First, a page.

Table 7

Overview of risk continuum

Stakeholder

What level of research risk?

(for the foetus)

What type of research is acceptable?

When is research acceptable?

Regulators (LAREB)

Zero

Zero

Close to zero

None

Observational

Phase IV

Never

Registries

Post-authorisation studies with off-label medications already used by pregnant women

Regulators (MEB)

Zero

Low but with exceptions

Observational

Phase III and/or

Phase IV

Registries

Research that has potential individual benefit with high potential direct benefit for severely ill pregnant woman

RECs

Extremely low (below 1%)

Observational

Intervention

Research that is not too demanding

Research that has potential individual benefit with high potential direct benefit for severely ill pregnant woman

Pregnant women

Zero

Minimal

More than minimal

Observational

Intervention

Not too demanding/useful for other women

Research that has potential individual benefit with high potential direct benefit for the child

Healthcare professionals

Low, at least not higher in comparison to not participating

Observational

Intervention

Phase II

Phase III

Research that has no potential individual benefit and research that has potential individual benefit

Benefit for individual or group

”no harm in trying principle”

Acceptable levels of risk in general

Continuum of acceptable risks in general (Table 7)

The interviews demonstrated that regulators, REC members and pregnant women all start from the presumption of zero risk to the foetus. Nevertheless, the regulators from the pharmacovigilance centre were the ones most strongly adhering to the presumption. They said that clinical research that poses any risk should not be conducted and argued that when something is ‘research’, it automatically means that zero risk for the foetus cannot be unconditionally guaranteed and that risks should therefore be classified as high.

Interviews with regulators from the Medicine and Evaluation Board (MEB) and REC members demonstrated that they were willing to extend the level of acceptable research risks in case of research that has potential individual benefit, depending on the severity of the problem and the potential benefit. For example, REC members said that when zero risk is not attainable, the level of acceptable risk could be extended to “extremely low”, “below 1%” or “1:1.000.000”. Moreover, regulators from the MEB mentioned that inclusion of ill pregnant women in phase III trials with non-pregnant participants with a severe illness (such as rheumatic patients) would be acceptable because there would at least be knowledge about the effectiveness. Additionally, inclusion in phase IV post-authorisation studies (with medication originally labelled for different populations) was also suggested as an acceptable form of research in pregnant women with severe illnesses.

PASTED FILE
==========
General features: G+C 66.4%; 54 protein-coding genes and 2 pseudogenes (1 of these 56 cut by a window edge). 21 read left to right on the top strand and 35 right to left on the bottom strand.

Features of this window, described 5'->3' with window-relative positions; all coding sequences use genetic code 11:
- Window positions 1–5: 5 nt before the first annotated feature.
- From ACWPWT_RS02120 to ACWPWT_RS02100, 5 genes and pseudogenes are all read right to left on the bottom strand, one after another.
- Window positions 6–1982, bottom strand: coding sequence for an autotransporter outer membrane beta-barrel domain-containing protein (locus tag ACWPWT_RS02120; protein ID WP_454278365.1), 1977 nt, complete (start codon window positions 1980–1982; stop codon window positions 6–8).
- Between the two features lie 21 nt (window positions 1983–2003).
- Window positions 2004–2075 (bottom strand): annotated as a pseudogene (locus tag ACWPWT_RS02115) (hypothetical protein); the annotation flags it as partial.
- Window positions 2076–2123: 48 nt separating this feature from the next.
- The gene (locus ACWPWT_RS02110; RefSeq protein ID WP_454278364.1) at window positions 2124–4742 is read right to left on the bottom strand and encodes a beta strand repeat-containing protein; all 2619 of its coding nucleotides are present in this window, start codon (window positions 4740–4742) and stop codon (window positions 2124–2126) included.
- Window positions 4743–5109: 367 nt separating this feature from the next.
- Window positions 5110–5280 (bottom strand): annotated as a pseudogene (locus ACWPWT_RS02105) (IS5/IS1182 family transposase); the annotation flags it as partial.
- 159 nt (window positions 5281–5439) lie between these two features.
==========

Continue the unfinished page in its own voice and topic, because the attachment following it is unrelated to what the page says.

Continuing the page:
Pregnant women mentioned that they found the specific topic of weighing research risks very complex, but when further probed the initial answer “zero risk” changed in relation to different scenario’s concerning research that has potential individual benefit and research that has no potential individual benefit. In scenario’s where clinical research could potentially benefit the foetus, pregnant women mentioned that on behalf of the foetus they would consider participating in clinical research with higher risks (‘higher’ not further specified) than in clinical research with no potential personal benefit or than they would normally consider participating in.